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New Zealand: Security and Intelligence Bill Introduced

(Aug. 16, 2016) On August 15, 2016, the Prime Minister of New Zealand, John Key, introduced the New Zealand Intelligence and Security Bill 2016 in the Parliament.  (New Zealand Intelligence and Security Bill, NEW ZEALAND PARLIAMENT; New Zealand Intelligence and Security Bill, New Zealand Legislation website (both last visited Aug. 15, 2016).)  The Bill implements the governments response to an independent review of intelligence and security agencies and their relevant governing legislation, which was completed in March 2016.  (Kelly Buchanan, New Zealand: Review of Legislative Framework and Oversight of Security and Intelligence Agencies Completed, GLOBAL LEGAL MONITOR (Mar. 14, 2016).)

The Bill represents “the most significant reform” of intelligence agencies in New Zealand’s history.  (NZ Intelligence and Security Bill 2016, DEPARTMENT OF THE PRIME MINISTER AND CABINET (DPMC) (last visited Aug. 15, 2016).)

In a press release, Key stated that the key aspects of the Bill include:

  • Creating a single Act to cover the agencies, replacing the four separate acts which currently exist.
  • Introducing a new warranting framework for intelligence collection, including a ‘triple lock’ protection for any warrant involving a New Zealander.
  • Enabling more effective cooperation between the NZSIS and GCSB.
  • Improving the oversight of NZSIS and GCSB by strengthening the role of the Inspector-General of Intelligence and Security and expanding parliamentary oversight.
  • Bringing the NZSIS and GCSB further into the core public service, increasing accountability and transparency.  (Press Release, John Key, Intelligence and Security Legislation Introduced, BEEHIVE.GOVT.NZ (Aug. 15, 2016).)

The New Zealand Security Intelligence Service (NZSIS) is a civilian intelligence agency with the roles of investigating threats to security, collecting foreign intelligence, and providing a range of protective security advice and services to the government.  (Who Are We, NZSIS (last visited Aug. 15, 2016).)  The Government Communications Security Bureau (GCSB) “ensures the integrity and confidentiality of government information, and investigates and analyses cyber incidents against New Zealand’s critical infrastructure.”  (About Us, GCSB (last modified May 24, 2016).)  It also currently collects foreign intelligence bearing on New Zealand’s interests.  (Id.)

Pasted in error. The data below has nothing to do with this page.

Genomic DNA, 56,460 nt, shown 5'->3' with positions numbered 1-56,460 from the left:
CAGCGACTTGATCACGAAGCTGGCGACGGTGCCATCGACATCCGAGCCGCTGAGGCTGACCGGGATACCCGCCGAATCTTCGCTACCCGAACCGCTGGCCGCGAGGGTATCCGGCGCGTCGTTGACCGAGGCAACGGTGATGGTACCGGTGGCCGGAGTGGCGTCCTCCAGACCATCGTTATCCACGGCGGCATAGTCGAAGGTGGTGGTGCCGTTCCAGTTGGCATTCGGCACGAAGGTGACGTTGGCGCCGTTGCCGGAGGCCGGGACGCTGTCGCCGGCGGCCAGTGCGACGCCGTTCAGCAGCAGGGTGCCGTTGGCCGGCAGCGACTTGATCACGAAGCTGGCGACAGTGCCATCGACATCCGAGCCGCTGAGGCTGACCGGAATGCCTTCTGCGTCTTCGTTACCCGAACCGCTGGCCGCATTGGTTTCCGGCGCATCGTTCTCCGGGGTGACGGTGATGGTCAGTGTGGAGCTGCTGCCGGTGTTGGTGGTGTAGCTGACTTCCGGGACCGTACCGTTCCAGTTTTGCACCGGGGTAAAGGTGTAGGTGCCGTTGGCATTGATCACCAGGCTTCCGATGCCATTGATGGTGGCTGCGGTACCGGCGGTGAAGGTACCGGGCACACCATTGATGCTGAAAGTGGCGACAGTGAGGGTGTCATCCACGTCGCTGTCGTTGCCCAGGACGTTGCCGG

Collection of Intelligence from New Zealanders

One aspect of the legislation that is likely to be controversial is the proposal to empower the GCSB to intercept the private communications of New Zealanders.  Currently, only the NZSIS can “apply for warrants to target New Zealanders on economic or international wellbeing grounds.”  (Protections for New Zealanders, DPMC (last visited Aug. 15, 2016).)  Under the Bill, both agencies would need to apply for a “Type 1” intelligence warrant in order to target New Zealanders.  This warrant would require the approval of both the Attorney-General and a Commissioner of Intelligence Warrants and would be subject to review by the Inspector-General of Intelligence and Security.  The agencies “would also be restricted to targeting New Zealanders on the grounds of national security.”  (Id.; New Zealand Intelligence and Security Bill, cls 51, 53 & 55.)

Definition of National Security

A further matter that is likely to see considerable discussion and debate is the Bill’s definition of “national security.”  Currently, the Bill adopts the definition recommended by the independent review, stating:

In this Act, national security means the protection against—